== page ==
Google is collaborating with Oxford University artificial intelligence (AI) researchers to help machines better understand users, and to improve visual-recognition systems using deep learning. "It is a really exciting time for AI research these days, and progress is being made on many fronts, including image recognition and natural language understanding," says Demis Hassabis, co-founder of DeepMind and vice president of engineering at Google. "We are delighted to announce a partnership with Oxford University to accelerate Google's research efforts in these areas." Four Oxford researchers, who together co-founded Dark Blue Labs earlier this year, will work with Google on machine-learning technology. Three other Oxford professors, who co-founded Vision Factory, will work on visual-recognition systems. "These exciting partnerships underline how committed Google DeepMind is to supporting the development of U.K. academia and the growth of strong scientific research labs," Hassabis says. Google also is working with physicist John Martinis to build processors based on quantum theories. His hire is part of a hardware initiative to design and build chips operating on sub-atomic levels in ways that makes them much faster than existing processors, according to Google.
'Wearable Technology' Curriculum Aims to Fuel Interest in STEM
University of Nebraska Omaha (10/22/14) Charley Reed
Researchers at the University of Nebraska Omaha (UNO) and the University of Nebraska-Lincoln (UNL) are developing a curriculum that will enable all students to learn the science behind "wearable technology." The three-year project, backed by a U.S. National Science Foundation grant, will include inquiry-based activities to about 900 students in grades 4-6 who attend public school in Nebraska. Participating students will receive kits featuring conductive thread, light-emitting diode (LED) lights, sensors, and other components commonly found in high-tech clothing. The students also will work with microcontrollers, including tiny circuit boards that can be programmed to direct the various devices. "It's hard to name an industry that isn't impacted by technology today and so the earlier that we can introduce students to the different ways technology is used today, the more options they will have available to them when they go to college," says UNO researcher Neal Grandgenett. The curriculum will help students learn basic principles of engineering design they can use to create LED-enabled bracelets and other apparel. "We're hoping to teach these students to think like engineers, and wearable technology is the vehicle that we're using to do it," says UNO professor Brad Barker. UNO also will integrate wearable technologies into to graduate-level education offerings for current and future science, technology, engineering, and mathematics teachers.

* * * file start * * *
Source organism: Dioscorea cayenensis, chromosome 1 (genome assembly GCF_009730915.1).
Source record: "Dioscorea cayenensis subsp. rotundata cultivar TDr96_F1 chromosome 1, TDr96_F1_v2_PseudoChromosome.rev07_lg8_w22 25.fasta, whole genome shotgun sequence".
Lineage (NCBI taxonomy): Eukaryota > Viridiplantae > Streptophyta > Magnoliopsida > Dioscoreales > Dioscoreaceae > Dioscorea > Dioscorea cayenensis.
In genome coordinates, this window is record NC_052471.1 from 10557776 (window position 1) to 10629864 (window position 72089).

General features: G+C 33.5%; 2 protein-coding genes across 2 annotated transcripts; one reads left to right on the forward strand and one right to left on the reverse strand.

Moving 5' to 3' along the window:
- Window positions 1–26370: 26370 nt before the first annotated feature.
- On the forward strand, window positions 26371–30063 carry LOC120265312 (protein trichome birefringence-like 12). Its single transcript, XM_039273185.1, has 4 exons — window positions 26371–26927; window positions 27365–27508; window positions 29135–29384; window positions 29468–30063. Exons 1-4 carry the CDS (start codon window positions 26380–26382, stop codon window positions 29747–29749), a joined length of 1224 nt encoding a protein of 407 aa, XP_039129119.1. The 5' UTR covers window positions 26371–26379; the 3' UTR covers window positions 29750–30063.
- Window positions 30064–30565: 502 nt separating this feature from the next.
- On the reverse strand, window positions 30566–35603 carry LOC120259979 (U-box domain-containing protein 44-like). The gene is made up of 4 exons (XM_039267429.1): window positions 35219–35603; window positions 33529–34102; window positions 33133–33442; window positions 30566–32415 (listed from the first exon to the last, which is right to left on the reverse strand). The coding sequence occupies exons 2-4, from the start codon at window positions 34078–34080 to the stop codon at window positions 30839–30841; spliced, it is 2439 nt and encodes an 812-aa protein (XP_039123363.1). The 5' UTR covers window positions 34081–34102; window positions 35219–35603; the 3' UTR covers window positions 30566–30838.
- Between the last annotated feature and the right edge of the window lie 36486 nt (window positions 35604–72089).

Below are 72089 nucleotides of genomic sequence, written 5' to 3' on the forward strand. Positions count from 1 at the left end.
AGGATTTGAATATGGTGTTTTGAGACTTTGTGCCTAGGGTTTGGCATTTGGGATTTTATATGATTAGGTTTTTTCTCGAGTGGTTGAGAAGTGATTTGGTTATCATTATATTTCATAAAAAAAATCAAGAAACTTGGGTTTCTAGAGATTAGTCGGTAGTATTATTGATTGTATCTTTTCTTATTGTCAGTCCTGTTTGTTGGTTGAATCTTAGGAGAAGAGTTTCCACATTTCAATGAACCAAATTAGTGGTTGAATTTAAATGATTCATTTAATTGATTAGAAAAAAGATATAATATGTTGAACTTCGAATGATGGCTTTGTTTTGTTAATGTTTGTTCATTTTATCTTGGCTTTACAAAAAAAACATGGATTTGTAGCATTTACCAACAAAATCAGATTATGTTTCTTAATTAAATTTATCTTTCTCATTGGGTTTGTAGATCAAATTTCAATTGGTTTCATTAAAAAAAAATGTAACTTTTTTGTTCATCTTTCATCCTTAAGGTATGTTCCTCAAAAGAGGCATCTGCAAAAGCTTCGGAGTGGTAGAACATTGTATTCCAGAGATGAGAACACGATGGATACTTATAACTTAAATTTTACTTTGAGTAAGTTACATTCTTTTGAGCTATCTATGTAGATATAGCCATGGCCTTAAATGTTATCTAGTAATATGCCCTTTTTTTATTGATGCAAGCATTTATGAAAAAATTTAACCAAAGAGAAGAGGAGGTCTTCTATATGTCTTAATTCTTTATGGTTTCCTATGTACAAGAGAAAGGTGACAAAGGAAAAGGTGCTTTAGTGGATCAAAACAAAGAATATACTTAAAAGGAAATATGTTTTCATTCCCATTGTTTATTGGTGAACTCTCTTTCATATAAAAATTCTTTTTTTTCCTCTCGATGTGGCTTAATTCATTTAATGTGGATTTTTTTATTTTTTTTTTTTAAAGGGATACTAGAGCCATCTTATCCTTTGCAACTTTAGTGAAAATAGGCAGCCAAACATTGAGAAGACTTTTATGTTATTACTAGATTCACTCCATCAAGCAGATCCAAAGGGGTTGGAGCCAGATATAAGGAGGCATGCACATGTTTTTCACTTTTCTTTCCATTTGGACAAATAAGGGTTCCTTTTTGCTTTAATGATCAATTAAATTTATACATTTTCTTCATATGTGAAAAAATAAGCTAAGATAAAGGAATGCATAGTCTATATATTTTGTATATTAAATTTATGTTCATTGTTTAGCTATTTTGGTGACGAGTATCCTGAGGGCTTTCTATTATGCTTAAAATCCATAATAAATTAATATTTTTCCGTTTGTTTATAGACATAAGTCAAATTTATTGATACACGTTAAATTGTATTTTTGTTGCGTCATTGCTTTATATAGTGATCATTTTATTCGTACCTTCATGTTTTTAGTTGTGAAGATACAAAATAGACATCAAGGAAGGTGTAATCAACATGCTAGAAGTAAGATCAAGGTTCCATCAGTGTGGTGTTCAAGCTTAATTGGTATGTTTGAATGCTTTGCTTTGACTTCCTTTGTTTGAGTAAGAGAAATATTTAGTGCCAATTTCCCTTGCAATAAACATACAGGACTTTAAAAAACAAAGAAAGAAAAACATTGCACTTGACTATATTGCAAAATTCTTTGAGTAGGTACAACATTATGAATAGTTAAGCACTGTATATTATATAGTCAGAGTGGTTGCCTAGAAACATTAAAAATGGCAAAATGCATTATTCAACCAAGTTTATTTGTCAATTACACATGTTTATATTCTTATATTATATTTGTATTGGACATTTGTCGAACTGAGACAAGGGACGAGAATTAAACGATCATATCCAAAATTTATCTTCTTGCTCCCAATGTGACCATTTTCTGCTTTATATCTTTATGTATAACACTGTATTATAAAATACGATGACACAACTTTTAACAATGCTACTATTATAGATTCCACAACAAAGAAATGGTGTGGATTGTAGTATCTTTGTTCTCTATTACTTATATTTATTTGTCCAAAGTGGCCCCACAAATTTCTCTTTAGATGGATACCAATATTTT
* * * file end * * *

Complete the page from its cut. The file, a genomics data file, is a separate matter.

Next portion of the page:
Quantum Internet Could Cross Seas by Container Ship
New Scientist (10/21/14) Jacob Aron
Container ships could be used to create a kind of international quantum Internet, according to Simon Devitt from Ochanomizu University in Tokyo and colleagues. No one knows how to build the devices proposed to send quantum data over long distances, called quantum repeaters, and the technology needed to store quantum bits also does not exist. The team examined the research of groups working on quantum hard drives and calculated that for diamond-based drives, a single shipping container could hold the equivalent of 125 bytes of quantum data, while for silicon-based drives the same space would hold nearly 200 terabytes. Most of the container space would be used for cooling and power to keep the drives functioning. Considering large ships can carry 10,000 containers, a fully loaded vessel on a 20-day voyage between Japan and the United States would have a transfer rate equivalent to between 10 bytes per second and 1 terabyte per second, depending on the memory used.
Is the City of the Future Finally Here?
HPC Wire (10/21/14) Tiffany Trader
Argonne National Laboratory recently hosted the Argonne OutLoud series, during which grid computing pioneer and big data visionary Charlie Catlett delivered a presentation on "Big Data and the Future of Cities." The presentation examined how emerging technologies in high-performance computing, embedded systems, and data analytics can help mitigate some of the challenges associated with increased urbanization. Catlett says with data sources and technologies catalyzing new applications and services, there is an opportunity to make policy that is proactive rather than reactive. He says Argonne researchers are developing tools and methods to help social scientists, economists, policymakers, and climate scientists study cities. The primary goal is to get different fields that use computing and computer scientists that develop the systems to work together. "One of the ways to think about the laboratory is we run national and international instruments [such as Mira, the world's fifth fastest supercomputer] to do the kind of science you couldn't do in the laboratory of a university or a small company," Catlett says. He currently is working with the City of Chicago on the Array of Things project, which aims to build a platform that will enable researchers to collect data for various kinds of scientific inquiries into the sustainability and operation of cities.